Ten-week-old babies can learn from practicing walking months before they begin walking themselves say researchers. They gave the infants experience at "reflex walking" which is a primitive instinct in babies which disappears around 12 weeks of age. When held by an adult at a slightly forward angle, and with the soles of their feet touching a flat surface, the infants will reflexively walk by placing one foot in front of the other. Psychologists at Lancaster University gave this "reflex walking" experience to one half of a group of 10 week old infants, who took an average of 23 steps in 3 minutes. The other half of the group did not share in the experience of walking. Read More
Alleviating Complications of Babies Born Smaller: Is a Growth Factor Injection the Answer?

Researchers have found a new potential treatment that may alleviate complications of babies born smaller than they should be, also called fetal growth restriction, which refers to poor growth of the fetus in the mother's womb during pregnancy. The findings were published in the Journal of Physiology. Sheep fetuses received weekly injections of a growth factor (IGF1). There is always a risk that the increased demands of the larger fetus will not be met by the placenta during periods of stress, such as labour. However, the increased fetal growth did not increase the number of stillbirths and deaths in the period leading up to birth and in the first week after birth (also known as perinatal mortality). The treatment may need to be modified according to the sex of the fetus, as the growth response after birth is sex-specific. Read More

TRIVIA QUESTION OF THE WEEK
Congratulations to: Raynelle B. Lanier, Melody Owens, Olumide Akerele, Patsy Ray, and Diane Campbell-Mitchell who all knew the answer to last week's trivia question.

QUESTION:
Under the federal law (IDEA), at a minimum for infants and toddlers, periodic IFSP (Individualized Family Service Plans) reviews for a child and his or her family must be conducted how often?
ANSWER:  SIX MONTHS

THE TRIVIA QUESTION OF THE WEEK WILL RETURN ON JANUARY 5, 2018

Healthy Eating Linked to Kids' Happiness

Healthy eating is associated with better self-esteem and fewer emotional and peer problems, such as having fewer friends or being picked on or bullied, in children regardless of body weight, according to a study published in the open access journal BMC Public Health. Inversely, better self-esteem is associated with better adherence to healthy eating guidelines, according to researchers from The Sahlgrenska Academy, University of Gothenburg, Sweden. Dr. Louise Arvidsson, the corresponding author said: "We found that in young children aged two to nine years there is an association between adherence to healthy dietary guidelines and better psychological well-being, which includes fewer emotional problems, better relationships with other children and higher self-esteem, two years later. Our findings suggest that a healthy diet can improve well-being in children." Read More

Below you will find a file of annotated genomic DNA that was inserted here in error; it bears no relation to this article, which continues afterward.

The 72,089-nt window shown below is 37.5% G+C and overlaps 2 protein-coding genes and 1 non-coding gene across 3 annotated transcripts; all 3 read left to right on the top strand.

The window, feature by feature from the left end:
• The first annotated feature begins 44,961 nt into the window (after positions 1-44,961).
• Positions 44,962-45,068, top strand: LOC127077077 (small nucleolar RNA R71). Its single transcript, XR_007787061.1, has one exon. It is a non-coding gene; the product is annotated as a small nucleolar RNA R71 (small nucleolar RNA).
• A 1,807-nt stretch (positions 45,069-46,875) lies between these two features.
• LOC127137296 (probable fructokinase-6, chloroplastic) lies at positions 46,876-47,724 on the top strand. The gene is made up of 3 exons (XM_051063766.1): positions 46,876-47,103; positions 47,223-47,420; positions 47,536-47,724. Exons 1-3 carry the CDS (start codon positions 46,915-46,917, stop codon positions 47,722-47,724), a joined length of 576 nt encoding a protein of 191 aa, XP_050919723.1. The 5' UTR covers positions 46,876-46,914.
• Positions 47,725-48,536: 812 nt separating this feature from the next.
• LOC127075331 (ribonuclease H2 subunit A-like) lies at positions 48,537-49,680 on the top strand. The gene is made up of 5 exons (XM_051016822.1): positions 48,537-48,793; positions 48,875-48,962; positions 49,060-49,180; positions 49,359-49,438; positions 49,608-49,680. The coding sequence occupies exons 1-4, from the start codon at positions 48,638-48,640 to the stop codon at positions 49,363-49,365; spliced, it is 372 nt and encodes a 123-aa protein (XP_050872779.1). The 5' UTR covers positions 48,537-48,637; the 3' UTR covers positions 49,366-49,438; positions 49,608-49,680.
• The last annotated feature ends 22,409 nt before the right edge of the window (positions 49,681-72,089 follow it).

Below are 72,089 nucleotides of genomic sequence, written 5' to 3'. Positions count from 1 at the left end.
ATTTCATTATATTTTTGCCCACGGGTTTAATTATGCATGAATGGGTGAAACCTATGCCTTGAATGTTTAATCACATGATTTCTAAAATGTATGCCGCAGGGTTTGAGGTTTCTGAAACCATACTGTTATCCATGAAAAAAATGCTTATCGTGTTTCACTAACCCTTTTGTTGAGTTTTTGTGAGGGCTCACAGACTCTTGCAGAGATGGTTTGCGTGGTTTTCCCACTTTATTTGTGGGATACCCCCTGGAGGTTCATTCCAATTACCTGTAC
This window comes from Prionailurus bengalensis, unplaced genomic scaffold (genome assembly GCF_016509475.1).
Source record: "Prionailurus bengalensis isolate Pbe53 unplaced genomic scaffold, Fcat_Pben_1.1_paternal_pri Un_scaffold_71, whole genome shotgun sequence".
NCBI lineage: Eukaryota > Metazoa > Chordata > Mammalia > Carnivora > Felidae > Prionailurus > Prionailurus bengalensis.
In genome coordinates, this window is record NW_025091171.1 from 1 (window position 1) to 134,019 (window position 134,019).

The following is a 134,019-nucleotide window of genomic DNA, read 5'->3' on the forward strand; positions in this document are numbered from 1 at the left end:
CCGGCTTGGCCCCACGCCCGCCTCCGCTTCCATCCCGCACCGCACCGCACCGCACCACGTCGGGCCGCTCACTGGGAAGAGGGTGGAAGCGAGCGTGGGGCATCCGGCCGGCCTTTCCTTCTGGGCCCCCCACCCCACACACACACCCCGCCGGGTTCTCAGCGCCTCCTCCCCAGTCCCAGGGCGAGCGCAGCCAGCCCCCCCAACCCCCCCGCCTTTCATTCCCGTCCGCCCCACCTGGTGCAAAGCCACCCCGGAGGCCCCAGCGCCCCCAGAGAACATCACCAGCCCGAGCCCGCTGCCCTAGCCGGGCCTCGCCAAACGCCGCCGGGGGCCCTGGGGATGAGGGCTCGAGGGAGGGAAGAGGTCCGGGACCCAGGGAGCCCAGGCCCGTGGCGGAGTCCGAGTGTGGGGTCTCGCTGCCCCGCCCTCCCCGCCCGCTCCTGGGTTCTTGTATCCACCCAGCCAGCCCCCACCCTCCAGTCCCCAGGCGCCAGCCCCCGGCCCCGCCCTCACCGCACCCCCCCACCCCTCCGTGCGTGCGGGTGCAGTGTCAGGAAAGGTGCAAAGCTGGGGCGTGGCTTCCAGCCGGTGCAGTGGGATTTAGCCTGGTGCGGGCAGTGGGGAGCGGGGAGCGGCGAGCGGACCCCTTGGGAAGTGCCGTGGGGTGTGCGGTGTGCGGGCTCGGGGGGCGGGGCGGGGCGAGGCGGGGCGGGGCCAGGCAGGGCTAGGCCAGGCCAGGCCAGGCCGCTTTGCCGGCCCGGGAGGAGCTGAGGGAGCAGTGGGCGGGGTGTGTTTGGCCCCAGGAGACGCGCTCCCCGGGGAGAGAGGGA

Increased Air Pollution Linked to Bad Teenage Behavior

A new study linking higher levels of air pollution to increased teenage delinquency is a reminder of the importance of clean air and the need for more foliage in urban spaces, a Keck School of Medicine of USC researcher said. Tiny pollution particles called particulate matter 2.5 (PM2.5) -- 30 times smaller than a strand of hair -- are extremely harmful to your health, according to Diana Younan, lead author of the study. "These tiny, toxic particles creep into your body, affecting your lungs and your heart," said Younan, a preventive medicine research associate at the Keck School of Medicine. "Studies are beginning to show exposure to various air pollutants also causes inflammation in the brain. PM2.5 is particularly harmful to developing brains because it can damage brain structure and neural networks and, as our study suggests, influence adolescent behaviors." Read More